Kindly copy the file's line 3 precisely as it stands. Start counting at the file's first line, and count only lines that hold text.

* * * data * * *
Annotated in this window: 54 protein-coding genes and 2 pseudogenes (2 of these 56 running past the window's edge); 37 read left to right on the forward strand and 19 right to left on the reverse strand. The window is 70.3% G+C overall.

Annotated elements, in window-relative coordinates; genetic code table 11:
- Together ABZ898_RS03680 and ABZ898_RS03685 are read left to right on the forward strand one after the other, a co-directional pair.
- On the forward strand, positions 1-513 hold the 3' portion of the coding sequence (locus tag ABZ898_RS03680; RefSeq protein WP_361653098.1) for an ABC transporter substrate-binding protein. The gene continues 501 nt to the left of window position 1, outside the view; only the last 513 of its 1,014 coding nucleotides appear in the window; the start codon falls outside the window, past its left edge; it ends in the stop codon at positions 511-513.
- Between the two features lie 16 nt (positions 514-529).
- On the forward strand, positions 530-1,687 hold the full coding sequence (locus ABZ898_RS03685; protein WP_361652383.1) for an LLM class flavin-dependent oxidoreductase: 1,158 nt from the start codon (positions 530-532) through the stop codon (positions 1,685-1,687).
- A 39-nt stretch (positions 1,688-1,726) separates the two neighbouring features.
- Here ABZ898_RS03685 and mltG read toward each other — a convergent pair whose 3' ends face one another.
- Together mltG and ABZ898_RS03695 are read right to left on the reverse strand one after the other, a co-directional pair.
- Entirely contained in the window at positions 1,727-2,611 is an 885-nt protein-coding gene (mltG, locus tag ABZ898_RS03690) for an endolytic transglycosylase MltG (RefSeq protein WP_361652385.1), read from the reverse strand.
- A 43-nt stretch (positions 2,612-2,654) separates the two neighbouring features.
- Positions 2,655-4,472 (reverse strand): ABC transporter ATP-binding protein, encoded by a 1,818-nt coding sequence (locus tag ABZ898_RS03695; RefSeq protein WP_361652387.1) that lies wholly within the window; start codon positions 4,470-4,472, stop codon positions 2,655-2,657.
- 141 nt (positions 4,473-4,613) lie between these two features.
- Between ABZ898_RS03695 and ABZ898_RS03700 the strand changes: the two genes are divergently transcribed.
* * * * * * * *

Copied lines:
- Together ABZ898_RS03680 and ABZ898_RS03685 are read left to right on the forward strand one after the other, a co-directional pair.